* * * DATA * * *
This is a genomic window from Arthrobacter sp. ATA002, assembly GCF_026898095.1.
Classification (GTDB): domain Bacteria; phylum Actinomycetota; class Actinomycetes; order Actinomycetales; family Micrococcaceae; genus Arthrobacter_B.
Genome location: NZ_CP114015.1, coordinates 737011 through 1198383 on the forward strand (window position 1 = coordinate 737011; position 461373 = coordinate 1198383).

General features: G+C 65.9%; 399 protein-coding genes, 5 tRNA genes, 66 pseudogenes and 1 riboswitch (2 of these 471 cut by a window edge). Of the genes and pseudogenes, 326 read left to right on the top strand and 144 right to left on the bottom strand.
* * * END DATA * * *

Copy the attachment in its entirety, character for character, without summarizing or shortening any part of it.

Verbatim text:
This is a genomic window from Arthrobacter sp. ATA002, assembly GCF_026898095.1.
Classification (GTDB): domain Bacteria; phylum Actinomycetota; class Actinomycetes; order Actinomycetales; family Micrococcaceae; genus Arthrobacter_B.
Genome location: NZ_CP114015.1, coordinates 737011 through 1198383 on the forward strand (window position 1 = coordinate 737011; position 461373 = coordinate 1198383).

General features: G+C 65.9%; 399 protein-coding genes, 5 tRNA genes, 66 pseudogenes and 1 riboswitch (2 of these 471 cut by a window edge). Of the genes and pseudogenes, 326 read left to right on the top strand and 144 right to left on the bottom strand.